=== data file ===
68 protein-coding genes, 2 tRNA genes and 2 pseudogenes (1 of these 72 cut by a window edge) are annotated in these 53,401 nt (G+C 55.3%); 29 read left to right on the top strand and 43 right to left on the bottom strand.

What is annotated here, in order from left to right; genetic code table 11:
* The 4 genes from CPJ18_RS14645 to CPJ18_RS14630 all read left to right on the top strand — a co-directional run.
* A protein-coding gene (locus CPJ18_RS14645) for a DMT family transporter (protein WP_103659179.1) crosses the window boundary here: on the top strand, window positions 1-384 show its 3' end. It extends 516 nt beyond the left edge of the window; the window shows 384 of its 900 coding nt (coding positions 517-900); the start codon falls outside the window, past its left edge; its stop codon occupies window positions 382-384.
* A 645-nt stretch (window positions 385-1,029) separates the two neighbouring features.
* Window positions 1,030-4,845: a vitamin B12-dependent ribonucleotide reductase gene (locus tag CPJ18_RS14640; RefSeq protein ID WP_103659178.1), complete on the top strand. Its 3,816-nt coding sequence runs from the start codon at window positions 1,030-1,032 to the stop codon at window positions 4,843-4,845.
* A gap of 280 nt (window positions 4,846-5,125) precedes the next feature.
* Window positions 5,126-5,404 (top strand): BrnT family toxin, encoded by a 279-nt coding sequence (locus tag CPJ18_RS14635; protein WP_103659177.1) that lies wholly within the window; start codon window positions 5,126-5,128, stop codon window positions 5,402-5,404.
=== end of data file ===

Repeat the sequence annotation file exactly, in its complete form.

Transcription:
68 protein-coding genes, 2 tRNA genes and 2 pseudogenes (1 of these 72 cut by a window edge) are annotated in these 53,401 nt (G+C 55.3%); 29 read left to right on the top strand and 43 right to left on the bottom strand.

What is annotated here, in order from left to right; genetic code table 11:
* The 4 genes from CPJ18_RS14645 to CPJ18_RS14630 all read left to right on the top strand — a co-directional run.
* A protein-coding gene (locus CPJ18_RS14645) for a DMT family transporter (protein WP_103659179.1) crosses the window boundary here: on the top strand, window positions 1-384 show its 3' end. It extends 516 nt beyond the left edge of the window; the window shows 384 of its 900 coding nt (coding positions 517-900); the start codon falls outside the window, past its left edge; its stop codon occupies window positions 382-384.
* A 645-nt stretch (window positions 385-1,029) separates the two neighbouring features.
* Window positions 1,030-4,845: a vitamin B12-dependent ribonucleotide reductase gene (locus tag CPJ18_RS14640; RefSeq protein ID WP_103659178.1), complete on the top strand. Its 3,816-nt coding sequence runs from the start codon at window positions 1,030-1,032 to the stop codon at window positions 4,843-4,845.
* A gap of 280 nt (window positions 4,846-5,125) precedes the next feature.
* Window positions 5,126-5,404 (top strand): BrnT family toxin, encoded by a 279-nt coding sequence (locus tag CPJ18_RS14635; protein WP_103659177.1) that lies wholly within the window; start codon window positions 5,126-5,128, stop codon window positions 5,402-5,404.